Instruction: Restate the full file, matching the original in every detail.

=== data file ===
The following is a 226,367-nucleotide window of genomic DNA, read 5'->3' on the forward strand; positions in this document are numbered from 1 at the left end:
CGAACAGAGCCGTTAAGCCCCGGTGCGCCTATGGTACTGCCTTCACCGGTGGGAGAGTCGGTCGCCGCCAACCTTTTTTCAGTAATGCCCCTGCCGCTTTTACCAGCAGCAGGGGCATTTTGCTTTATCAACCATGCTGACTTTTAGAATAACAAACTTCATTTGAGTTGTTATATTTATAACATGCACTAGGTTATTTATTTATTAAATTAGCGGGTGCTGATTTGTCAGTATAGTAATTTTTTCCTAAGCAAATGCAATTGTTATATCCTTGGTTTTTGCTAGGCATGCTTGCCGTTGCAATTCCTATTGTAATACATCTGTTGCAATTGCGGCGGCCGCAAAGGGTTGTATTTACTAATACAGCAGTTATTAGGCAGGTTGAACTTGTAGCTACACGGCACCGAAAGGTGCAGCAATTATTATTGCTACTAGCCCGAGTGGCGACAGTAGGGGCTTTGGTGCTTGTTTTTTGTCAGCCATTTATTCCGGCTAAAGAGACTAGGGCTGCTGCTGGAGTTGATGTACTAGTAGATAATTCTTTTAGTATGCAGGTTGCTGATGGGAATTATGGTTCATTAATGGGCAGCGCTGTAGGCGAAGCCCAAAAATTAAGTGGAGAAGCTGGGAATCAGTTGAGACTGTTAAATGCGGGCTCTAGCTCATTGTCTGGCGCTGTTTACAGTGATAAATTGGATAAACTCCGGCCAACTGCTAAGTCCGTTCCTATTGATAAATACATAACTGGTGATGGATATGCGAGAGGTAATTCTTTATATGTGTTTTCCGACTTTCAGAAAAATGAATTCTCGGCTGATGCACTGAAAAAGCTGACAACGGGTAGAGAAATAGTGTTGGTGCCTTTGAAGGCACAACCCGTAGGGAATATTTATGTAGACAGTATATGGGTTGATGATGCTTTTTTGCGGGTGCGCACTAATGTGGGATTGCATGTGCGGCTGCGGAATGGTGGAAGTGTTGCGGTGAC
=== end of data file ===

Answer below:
The following is a 226,367-nucleotide window of genomic DNA, read 5'->3' on the forward strand; positions in this document are numbered from 1 at the left end:
CGAACAGAGCCGTTAAGCCCCGGTGCGCCTATGGTACTGCCTTCACCGGTGGGAGAGTCGGTCGCCGCCAACCTTTTTTCAGTAATGCCCCTGCCGCTTTTACCAGCAGCAGGGGCATTTTGCTTTATCAACCATGCTGACTTTTAGAATAACAAACTTCATTTGAGTTGTTATATTTATAACATGCACTAGGTTATTTATTTATTAAATTAGCGGGTGCTGATTTGTCAGTATAGTAATTTTTTCCTAAGCAAATGCAATTGTTATATCCTTGGTTTTTGCTAGGCATGCTTGCCGTTGCAATTCCTATTGTAATACATCTGTTGCAATTGCGGCGGCCGCAAAGGGTTGTATTTACTAATACAGCAGTTATTAGGCAGGTTGAACTTGTAGCTACACGGCACCGAAAGGTGCAGCAATTATTATTGCTACTAGCCCGAGTGGCGACAGTAGGGGCTTTGGTGCTTGTTTTTTGTCAGCCATTTATTCCGGCTAAAGAGACTAGGGCTGCTGCTGGAGTTGATGTACTAGTAGATAATTCTTTTAGTATGCAGGTTGCTGATGGGAATTATGGTTCATTAATGGGCAGCGCTGTAGGCGAAGCCCAAAAATTAAGTGGAGAAGCTGGGAATCAGTTGAGACTGTTAAATGCGGGCTCTAGCTCATTGTCTGGCGCTGTTTACAGTGATAAATTGGATAAACTCCGGCCAACTGCTAAGTCCGTTCCTATTGATAAATACATAACTGGTGATGGATATGCGAGAGGTAATTCTTTATATGTGTTTTCCGACTTTCAGAAAAATGAATTCTCGGCTGATGCACTGAAAAAGCTGACAACGGGTAGAGAAATAGTGTTGGTGCCTTTGAAGGCACAACCCGTAGGGAATATTTATGTAGACAGTATATGGGTTGATGATGCTTTTTTGCGGGTGCGCACTAATGTGGGATTGCATGTGCGGCTGCGGAATGGTGGAAGTGTTGCGGTGAC